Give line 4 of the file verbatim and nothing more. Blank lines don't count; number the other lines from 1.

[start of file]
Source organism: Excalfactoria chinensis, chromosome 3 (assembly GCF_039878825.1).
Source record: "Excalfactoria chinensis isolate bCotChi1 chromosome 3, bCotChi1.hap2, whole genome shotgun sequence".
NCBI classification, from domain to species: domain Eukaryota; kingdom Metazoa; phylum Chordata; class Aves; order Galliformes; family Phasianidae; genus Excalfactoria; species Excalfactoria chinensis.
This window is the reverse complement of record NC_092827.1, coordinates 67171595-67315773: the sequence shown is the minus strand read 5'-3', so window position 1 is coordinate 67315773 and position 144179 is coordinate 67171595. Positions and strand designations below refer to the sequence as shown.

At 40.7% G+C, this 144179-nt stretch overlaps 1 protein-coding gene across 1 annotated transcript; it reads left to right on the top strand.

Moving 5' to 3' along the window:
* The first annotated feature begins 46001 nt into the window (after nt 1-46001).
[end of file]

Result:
This window is the reverse complement of record NC_092827.1, coordinates 67171595-67315773: the sequence shown is the minus strand read 5'-3', so window position 1 is coordinate 67315773 and position 144179 is coordinate 67171595. Positions and strand designations below refer to the sequence as shown.